Midtown Farmers Market, transit-oriented development dominate discussion of site redevelopment at Corcoran Land Use and Housing meeting

Don Sabre, of Hennepin County Human Services, speaks at the Corcoran Neighborhood Organization's Land Use and Housing meeting.

The future of the 6.5 acre parcel of land at the corner of Lake Street and 22nd Avenue was once again up for discussion at the Corcoran Neighborhood Organization’s Land Use and Housing meeting on April 3.  Despite the snowstorm, community members and county representatives filled the room and voiced their visions and concerns for the land. A  private development company, L&H Station Development, hopes to purchase the land, which is currently owned by Minneapolis Public Schools (MPS.)  

The future of the Midtown Farmer’s Market was a big concern for many of the community members in attendance.  The rendering that L&H developer Jack Boarman presented showed a new permanent location for the market on the east side of the property, but a little further back from Lake Street than it is now.  Miguel Goebel, the manager of the market, voiced his concern that this would create reduced visibility and attract fewer customers.

The planned housing developments were another topic of discussion among community members.  Many people wanted to ensure that there would be affordable housing available to people in the community, so that the spaces would not invite gentrification.  Boarman explained that of the roughly 450 housing units the new property would include, many would be specifically designed affordable family or senior housing.  He also plans to keep rent low by offering many one-bedroom apartments that are under 700 square feet, with the rest being leased at market price.

Attendees also heard from MPS Chief Operating Officer Robert Doty, who made clear that the successful relocation of the services housed in the school building on the site is the top priority for MPS when considering the sale. These include Adult Basic Education and Transition Plus programs, He said that MPS is considering different options, including relocation or staying on the property in a new building, but it is certain that those services will continue to exist for the community.

Newly elected Ninth Ward City Councilmember Alondra Cano spoke briefly at the meeting.  “I wanted to talk about this project as an issue of equity,” Cano said.  She emphasized the importance of input from citizens when considering the future of their community, because, “If we don’t do it, someone else will do it for us.”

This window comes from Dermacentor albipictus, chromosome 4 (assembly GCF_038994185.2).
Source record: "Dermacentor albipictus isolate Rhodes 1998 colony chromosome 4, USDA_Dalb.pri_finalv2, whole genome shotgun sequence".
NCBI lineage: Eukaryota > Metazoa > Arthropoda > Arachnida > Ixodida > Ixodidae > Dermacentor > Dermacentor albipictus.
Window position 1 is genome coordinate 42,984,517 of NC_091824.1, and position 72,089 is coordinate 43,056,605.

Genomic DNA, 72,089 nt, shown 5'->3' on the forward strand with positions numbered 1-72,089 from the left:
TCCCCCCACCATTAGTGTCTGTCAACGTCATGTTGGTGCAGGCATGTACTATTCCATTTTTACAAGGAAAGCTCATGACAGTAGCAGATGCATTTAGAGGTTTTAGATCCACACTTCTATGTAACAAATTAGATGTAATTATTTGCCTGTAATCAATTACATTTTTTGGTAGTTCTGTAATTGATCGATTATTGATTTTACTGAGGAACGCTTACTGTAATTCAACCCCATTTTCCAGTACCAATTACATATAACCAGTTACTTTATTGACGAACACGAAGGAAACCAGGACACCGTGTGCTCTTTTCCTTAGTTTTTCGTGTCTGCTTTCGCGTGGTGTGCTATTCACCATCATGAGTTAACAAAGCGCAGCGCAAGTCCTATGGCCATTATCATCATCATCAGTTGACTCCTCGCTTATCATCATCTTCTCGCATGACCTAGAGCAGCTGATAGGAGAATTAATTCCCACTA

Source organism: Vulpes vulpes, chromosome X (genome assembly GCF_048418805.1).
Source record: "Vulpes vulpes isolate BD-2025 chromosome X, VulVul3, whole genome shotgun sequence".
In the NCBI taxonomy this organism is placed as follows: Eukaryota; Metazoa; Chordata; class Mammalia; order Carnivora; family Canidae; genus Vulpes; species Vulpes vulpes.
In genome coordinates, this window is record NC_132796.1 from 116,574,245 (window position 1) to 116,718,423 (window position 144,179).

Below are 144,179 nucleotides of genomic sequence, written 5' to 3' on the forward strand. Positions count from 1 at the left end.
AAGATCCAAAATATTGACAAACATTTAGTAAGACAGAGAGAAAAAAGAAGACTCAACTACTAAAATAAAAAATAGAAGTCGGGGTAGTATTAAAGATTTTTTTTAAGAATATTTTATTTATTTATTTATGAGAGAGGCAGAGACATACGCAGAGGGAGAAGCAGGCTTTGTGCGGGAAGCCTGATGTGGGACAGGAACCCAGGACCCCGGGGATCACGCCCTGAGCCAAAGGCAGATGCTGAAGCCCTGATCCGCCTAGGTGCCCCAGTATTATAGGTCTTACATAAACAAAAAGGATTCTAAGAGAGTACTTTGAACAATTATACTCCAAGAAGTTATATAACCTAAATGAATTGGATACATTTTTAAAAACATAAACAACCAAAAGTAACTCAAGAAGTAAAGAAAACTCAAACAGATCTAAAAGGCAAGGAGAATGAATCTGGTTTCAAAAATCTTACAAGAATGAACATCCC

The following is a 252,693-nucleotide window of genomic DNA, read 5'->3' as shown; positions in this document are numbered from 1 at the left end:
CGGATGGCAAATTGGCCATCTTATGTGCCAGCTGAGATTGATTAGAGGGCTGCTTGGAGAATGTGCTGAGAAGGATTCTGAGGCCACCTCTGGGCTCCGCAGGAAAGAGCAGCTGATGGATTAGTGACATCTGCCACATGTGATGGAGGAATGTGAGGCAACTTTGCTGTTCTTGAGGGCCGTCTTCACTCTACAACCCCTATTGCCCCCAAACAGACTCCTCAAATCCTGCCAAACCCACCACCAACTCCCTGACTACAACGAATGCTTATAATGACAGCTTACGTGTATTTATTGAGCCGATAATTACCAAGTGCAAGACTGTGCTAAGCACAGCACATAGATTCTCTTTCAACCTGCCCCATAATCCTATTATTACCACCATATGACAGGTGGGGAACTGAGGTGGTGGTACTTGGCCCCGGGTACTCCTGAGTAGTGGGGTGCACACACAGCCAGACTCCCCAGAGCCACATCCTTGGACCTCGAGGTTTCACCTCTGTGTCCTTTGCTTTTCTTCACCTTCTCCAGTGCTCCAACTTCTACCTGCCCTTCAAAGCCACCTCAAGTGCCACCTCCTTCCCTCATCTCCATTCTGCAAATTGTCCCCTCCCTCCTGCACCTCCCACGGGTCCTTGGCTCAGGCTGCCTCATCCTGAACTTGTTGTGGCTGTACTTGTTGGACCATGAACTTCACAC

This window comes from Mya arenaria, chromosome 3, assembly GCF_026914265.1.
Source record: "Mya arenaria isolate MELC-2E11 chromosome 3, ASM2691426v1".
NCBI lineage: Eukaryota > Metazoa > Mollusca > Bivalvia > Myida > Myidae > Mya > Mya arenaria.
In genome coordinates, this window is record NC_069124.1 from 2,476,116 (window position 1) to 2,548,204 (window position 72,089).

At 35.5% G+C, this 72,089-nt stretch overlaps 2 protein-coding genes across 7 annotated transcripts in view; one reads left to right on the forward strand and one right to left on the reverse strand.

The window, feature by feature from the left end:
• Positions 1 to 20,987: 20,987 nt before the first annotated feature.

Boarman spoke for a good portion of the meeting about what the L&H developers envision the site becoming.  L&H plans to use the property for a new transit-oriented development project, because of its proximity to the Lake Street lightrail station and multiple bus routes.  He showed a possible rendering (view here) of the new layout, which incorporates new retail, multiple mixed-use housing properties, the new site for the Midtown Farmer’s Market, and the location of the new Hennepin County Family  Services Center.  Boarman also detailed the plans to make sure that the development is sustainable, including the use of green roofs, geothermal heating, and permeable surfaces for storm water wherever possible.

 Don Sabre of Hennepin County Human Services explained that the family services center is being built as a part of the county’s effort to decentralize its services.  The county is opening six new centers, two of which are already in operation and have been widely successful. Their purpose: to bring their family and human services away from the downtown Century Plaza building and into the communities, where it is more convenient for the people who use them.  Sabre noted that, “People often wait to go downtown,” and said the new building “will encourage people to get help sooner, and provide faster service.”  The Lake Street center will serve approximately 32,000 people in the South Minneapolis region.

The development of this piece of land has been looked at many times over the past decade, but people were still optimistic.  There are, “A lot of wins,” said County Commissioner Peter McLaughlin, “We will provide access to county services, create new vitality in the neighborhood, and provide a permanent home for the Midtown Farmer’s Market.”

The Land Use and Housing meeting was an opportunity for citizens to learn more about the proposed development and voice their concerns before the Corcoran Neighborhood Organization Board of Directors votes on the plan at their meeting on April 10.  If you were unable to attend the meeting on Thursday night, the board is accepting comments online until noon, April 10.

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